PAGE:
Eight fans face jail time for racist taunts as Wayne Simmonds leaves Czech League
Wayne Simmonds was oblivious to the vile taunts from the crowd.
Playing for Liberec of the Czech Extraliga during the NHL lockout, the Philadelphia Flyers forward discovered via an Internet video that fans of rival Chomutov had serenaded him with "Opice! Opice! Opice!" (translation: "monkey") during a game in October.
As his teammate, Czech native Ladislav Smid of the Edmonton Oilers, told Yahoo! Sports' Nick Cotsonika: "I felt ashamed for that city or for us Czech people. That's not what we are about."
Now the city has its chance to make a statement against ugliness and ignorance in among sports fans.
According to iDNES.cz, eight fans were arrested and "charged with misdemeanor disorderly conduct and defamation of nation, race and other ethnic groups."
They face a hearing on Jan. 9, 2013, in Chomutov District Court and could be sentenced to a maximum of three years in prison.
The Czech site reports that the rowdy fans calls themselves the "Black Commandos", attending games in a black hooded sweatshirt and scarf, imbibing a considerable amount of booze before games. (One of the accused fans, Radek Pribyl, said he had 10 beers and two shots but was only "mildly drunk" because he's "trained" for that level of consumption.)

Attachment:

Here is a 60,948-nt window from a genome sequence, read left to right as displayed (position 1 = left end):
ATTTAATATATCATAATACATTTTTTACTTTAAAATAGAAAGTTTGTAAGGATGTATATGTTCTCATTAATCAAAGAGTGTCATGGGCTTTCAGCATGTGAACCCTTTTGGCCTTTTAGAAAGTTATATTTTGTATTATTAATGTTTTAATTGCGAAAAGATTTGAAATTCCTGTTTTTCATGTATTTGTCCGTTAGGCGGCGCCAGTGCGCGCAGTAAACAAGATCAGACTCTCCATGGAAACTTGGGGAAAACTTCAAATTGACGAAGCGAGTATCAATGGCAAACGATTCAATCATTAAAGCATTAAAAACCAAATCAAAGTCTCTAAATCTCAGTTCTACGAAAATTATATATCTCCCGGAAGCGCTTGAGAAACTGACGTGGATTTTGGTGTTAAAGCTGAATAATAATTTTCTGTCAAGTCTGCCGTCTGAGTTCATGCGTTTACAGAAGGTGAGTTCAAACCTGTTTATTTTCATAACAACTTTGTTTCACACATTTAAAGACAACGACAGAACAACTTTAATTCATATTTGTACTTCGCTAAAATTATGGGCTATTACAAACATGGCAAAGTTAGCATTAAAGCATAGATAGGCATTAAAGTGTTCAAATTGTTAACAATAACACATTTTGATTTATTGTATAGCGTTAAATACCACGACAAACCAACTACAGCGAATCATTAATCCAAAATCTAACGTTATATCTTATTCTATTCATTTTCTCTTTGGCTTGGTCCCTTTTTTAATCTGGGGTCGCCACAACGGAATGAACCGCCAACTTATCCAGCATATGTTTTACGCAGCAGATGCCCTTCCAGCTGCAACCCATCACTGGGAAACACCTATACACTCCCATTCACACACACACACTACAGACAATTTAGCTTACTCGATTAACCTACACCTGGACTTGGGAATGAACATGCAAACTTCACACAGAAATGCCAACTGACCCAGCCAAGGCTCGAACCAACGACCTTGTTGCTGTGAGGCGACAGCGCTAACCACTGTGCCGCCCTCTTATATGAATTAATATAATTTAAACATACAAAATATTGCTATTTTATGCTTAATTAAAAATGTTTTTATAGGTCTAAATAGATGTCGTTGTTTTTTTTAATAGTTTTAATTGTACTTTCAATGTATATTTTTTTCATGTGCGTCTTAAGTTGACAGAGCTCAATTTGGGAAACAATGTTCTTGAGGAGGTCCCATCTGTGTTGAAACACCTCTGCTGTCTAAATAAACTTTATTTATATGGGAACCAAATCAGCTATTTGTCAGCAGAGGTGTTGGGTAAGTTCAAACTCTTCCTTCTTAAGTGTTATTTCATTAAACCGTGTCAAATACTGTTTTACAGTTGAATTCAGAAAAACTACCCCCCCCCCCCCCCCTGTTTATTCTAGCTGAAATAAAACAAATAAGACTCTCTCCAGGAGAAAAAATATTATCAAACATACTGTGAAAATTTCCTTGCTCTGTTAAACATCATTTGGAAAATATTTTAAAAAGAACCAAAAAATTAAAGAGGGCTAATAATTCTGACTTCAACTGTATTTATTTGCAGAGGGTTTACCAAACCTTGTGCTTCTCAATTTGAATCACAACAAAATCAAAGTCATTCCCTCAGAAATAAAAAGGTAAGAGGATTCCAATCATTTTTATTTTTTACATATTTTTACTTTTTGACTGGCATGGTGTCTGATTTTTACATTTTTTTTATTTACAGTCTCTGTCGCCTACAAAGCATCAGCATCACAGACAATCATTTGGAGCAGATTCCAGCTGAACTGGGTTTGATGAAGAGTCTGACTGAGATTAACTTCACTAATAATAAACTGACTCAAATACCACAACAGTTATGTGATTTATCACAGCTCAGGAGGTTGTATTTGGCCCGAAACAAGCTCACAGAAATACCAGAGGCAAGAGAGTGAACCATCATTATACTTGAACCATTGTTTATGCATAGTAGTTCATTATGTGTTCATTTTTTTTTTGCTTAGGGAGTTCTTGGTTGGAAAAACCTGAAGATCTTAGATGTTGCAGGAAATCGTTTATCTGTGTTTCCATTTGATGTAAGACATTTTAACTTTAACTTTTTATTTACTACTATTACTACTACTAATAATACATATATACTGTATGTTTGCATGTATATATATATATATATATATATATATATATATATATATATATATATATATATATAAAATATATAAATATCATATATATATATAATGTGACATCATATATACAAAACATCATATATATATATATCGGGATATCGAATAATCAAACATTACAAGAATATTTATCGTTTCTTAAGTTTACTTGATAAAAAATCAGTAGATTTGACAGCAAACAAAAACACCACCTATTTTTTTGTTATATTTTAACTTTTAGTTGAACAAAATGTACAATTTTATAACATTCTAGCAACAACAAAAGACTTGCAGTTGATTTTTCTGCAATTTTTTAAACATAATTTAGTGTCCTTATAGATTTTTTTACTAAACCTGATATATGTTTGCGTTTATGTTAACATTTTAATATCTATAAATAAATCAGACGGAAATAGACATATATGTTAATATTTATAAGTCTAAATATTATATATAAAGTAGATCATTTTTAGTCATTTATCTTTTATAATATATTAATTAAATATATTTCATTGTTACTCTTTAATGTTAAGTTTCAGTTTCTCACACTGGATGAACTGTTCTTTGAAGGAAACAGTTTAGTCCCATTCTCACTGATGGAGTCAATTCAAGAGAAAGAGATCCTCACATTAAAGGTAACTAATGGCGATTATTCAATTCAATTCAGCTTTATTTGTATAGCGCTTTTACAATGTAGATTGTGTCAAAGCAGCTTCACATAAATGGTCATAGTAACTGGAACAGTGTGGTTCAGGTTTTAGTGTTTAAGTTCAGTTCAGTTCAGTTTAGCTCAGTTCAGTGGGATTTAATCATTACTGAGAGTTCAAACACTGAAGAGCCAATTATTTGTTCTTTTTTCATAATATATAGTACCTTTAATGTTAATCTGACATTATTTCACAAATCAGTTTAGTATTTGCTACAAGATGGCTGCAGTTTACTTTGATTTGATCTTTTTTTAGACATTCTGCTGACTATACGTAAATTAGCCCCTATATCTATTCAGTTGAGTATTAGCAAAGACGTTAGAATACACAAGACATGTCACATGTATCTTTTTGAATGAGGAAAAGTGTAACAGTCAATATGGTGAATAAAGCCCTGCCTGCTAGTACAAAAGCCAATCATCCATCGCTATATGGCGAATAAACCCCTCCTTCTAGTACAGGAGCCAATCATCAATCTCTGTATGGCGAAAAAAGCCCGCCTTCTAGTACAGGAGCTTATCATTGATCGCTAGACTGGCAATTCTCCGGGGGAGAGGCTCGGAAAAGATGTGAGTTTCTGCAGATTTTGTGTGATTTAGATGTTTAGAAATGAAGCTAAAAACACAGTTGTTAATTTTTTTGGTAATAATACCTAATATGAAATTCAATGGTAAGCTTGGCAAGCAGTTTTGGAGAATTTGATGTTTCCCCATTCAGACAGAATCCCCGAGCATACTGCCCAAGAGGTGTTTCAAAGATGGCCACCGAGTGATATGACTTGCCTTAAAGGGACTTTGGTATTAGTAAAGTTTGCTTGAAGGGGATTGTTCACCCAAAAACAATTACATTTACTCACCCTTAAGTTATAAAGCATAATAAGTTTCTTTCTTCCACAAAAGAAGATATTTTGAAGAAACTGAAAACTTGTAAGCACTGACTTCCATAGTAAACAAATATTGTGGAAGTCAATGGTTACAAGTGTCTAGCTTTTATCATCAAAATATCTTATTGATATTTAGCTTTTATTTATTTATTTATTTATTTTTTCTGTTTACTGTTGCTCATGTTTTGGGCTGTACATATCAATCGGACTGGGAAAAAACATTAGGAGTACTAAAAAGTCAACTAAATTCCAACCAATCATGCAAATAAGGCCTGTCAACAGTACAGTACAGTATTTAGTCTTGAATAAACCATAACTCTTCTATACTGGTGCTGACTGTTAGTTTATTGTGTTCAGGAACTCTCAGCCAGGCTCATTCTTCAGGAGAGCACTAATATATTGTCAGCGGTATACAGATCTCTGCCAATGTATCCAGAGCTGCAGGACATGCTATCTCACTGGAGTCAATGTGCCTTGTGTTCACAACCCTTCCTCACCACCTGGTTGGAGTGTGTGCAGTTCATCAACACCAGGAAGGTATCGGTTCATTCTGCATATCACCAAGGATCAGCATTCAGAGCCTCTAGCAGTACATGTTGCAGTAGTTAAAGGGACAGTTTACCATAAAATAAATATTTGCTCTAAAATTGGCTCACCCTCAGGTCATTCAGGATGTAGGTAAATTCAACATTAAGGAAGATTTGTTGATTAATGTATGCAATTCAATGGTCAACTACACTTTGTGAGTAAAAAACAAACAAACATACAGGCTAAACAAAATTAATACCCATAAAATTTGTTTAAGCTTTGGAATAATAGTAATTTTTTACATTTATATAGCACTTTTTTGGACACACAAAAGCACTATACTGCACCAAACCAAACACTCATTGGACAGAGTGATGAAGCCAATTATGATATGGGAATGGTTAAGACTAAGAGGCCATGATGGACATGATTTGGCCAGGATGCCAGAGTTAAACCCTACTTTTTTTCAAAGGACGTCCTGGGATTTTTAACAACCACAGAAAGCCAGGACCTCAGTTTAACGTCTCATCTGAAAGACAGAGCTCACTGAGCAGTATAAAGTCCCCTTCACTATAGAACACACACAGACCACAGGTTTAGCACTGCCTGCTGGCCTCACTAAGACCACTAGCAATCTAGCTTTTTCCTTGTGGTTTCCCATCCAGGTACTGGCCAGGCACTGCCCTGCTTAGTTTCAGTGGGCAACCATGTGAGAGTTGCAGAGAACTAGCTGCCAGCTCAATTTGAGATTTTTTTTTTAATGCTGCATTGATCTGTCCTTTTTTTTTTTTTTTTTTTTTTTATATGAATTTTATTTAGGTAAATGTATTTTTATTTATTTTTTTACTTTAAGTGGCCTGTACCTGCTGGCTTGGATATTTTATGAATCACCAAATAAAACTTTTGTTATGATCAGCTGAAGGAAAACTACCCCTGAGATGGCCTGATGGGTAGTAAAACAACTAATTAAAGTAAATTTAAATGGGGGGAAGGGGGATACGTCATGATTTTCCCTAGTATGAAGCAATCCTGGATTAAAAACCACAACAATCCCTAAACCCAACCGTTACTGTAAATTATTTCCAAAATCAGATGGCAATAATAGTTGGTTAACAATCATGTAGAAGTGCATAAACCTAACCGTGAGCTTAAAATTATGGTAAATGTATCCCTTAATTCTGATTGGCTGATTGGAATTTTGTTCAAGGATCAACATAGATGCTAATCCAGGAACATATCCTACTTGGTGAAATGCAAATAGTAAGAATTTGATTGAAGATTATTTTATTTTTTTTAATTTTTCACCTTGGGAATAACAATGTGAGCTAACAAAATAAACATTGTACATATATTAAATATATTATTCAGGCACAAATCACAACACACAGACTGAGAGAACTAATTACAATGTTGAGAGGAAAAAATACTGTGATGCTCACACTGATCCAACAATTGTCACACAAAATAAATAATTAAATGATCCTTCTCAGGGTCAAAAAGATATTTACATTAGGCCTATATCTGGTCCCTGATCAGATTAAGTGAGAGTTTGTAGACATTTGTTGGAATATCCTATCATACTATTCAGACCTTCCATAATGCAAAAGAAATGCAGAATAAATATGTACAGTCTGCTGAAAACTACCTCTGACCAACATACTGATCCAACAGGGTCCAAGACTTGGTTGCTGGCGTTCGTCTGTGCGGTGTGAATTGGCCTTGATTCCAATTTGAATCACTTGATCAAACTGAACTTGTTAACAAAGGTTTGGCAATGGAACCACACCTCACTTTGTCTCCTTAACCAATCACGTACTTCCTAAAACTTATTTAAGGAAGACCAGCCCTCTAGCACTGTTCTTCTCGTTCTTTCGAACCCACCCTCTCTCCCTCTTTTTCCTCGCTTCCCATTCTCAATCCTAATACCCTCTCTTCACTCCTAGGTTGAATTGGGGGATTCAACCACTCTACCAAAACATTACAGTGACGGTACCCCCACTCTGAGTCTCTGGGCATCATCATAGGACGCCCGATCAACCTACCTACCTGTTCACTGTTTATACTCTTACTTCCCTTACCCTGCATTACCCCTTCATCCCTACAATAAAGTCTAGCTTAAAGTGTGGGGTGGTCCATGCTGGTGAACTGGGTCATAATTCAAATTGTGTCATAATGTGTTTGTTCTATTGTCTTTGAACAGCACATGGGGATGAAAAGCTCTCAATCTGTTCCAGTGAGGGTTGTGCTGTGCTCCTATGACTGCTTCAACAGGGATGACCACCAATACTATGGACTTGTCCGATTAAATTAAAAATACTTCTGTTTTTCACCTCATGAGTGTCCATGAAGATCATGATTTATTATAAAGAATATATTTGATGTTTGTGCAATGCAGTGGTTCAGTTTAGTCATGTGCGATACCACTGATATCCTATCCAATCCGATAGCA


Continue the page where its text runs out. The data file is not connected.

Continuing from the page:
Some of the fans claim they joined the "monkey" chants but didn't start them; others claim they didn't join them at all.
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The prosecution has accused the fans of chanting "'hu hu hu', 'Ku Klux Klan' and the song 'Dead Gypsy floating in the river.'" (Rough translation, but that last song is an extremist staple.)
The fans claim the "gypsy" song is an arena standard, aimed at the referees. As for the other chant, Pribyl is quoted by iDNES.cz as saying:
"Ku Klux Klan has always sung to We Will Rock You. Racism has nothing to do [with it]."
Simmonds has already received apologies from Chomutov via a letter on the team's website, which read "we'll do our best to find people who are the originators of this act and prevent them entry to the stadium."
Whether or not the fans are ever prosecuted — and pinning down who chanted and who didn't could prove difficult — the acts have been deemed criminal enough to enter the legal system, which could be symbolically effective in preventing such acts. Or it's just engrained in the culture and this deplorable behavior will never change …
As for Simmonds, he told Cotsonika last week: "I've enjoyed myself since I've been in Europe, and I intend to keep enjoying myself, and that's definitely not going to keep me down. I can tell you that."
On Tuesday, Simmonds left the team, returning to Canada for "family reasons." Liberec seemed surprised by the move, but left the door open for his return as he's still under contract with the team.
Chris Stewart, his teammate and a fellow black player, also left the team, citing lack of playing time.
s/t to Pavel Maglyasy for the story and Lenka Hosek for the translation.